See the Dramatic Effects of Climate Change in the Alaskan Arctic 100 Years Ago vs. Today

February 11, 2015
By Rachel Rogol

Beneski Museum of Natural History
Top: Okpilak Glacier, 1907. Photo by Ernest Leffingwell.
Bottom: Okpilak Glacier, 2007. Photo by Matt Nolan.

If a picture is worth a thousand words, Then & Now: The Changing Arctic Landscape—a traveling exhibition from the University of Alaska Museum of the North—speaks volumes about glacial retreat and the consequences of climate change in the Alaskan Arctic.

On view at Amherst College’s Beneski Museum of Natural History through April 19, 2015, Then & Now features photographs and media presentations that illustrate the startling effects of climate change, provide context about the Arctic ecosystem and illuminate the behind-the-photo stories of the consequences of climate change for Arctic indigenous peoples.


Alumnus Gives Amherst College Beneski Museum of Natural History a Dryosaurus Altus Dinosaur; Will Be Second Mounted Specimen of its Species the World

Submitted on Tuesday, 4/9/2013, at 11:15 AM

April 9, 2013                       
Contact: Caroline Hanna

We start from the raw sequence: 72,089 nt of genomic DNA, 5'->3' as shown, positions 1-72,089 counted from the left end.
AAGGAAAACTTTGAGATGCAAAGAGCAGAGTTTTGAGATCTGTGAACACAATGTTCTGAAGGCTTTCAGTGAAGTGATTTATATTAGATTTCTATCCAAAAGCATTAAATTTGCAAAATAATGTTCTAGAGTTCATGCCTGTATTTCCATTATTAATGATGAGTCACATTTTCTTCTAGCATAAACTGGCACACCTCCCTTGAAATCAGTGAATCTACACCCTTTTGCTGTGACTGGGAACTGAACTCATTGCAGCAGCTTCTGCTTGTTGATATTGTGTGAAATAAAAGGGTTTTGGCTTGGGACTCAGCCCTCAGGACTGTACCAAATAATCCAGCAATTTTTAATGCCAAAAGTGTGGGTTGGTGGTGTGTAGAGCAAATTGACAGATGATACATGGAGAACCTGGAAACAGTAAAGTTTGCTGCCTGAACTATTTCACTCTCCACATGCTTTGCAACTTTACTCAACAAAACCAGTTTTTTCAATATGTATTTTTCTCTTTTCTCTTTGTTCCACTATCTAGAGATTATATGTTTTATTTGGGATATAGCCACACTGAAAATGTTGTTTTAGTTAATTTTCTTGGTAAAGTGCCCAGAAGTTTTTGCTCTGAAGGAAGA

Director of Media Relations

Photo courtesy of Research Castings International

AMHERST, Mass.—An agile and speedy vegan dinosaur roughly the height of a pony and the length of an American alligator will be the newest inhabitant of Amherst College’s Beneski Museum of Natural History this spring, thanks to a generous member of the Class of 1977 and his wife. John S. and Leigh Middleton have given John’s alma mater the skeleton of a Dryosaurus altus, a dinosaur that roamed North America during the Late Jurassic period about 150 to 145 million years ago.

WGGB-TV: Powerful Earthquake Hits Japan

Geology professor Tekla Harms explained the science of the devastating  earthquake and tsunami that hit Japan in March 2011 during a segment for the Springfield-area ABC News affiliate.


“There are no communities that are prepared for a 30-foot-tall wall of water.”

March 17, 2011

As the devastation of Japan’s earthquake, tsunami and nuclear crisis continue to play out on the other side of the globe, geology professor Tekla Harms and her colleagues in the department have been following the situation with great interest and sympathy.


Tekla Harms' Research Opportunities for Students

I have a number of long-term research projects located around the globe. While they may seem disparate, each in its own way seeks to understand the evolution of mountain belts and the interactions of plate boundaries in creating those belts. Detailed structural analysis - looking at the small scale evidence of major crustal displacement - is one of the tools I use to investigate mountain belts.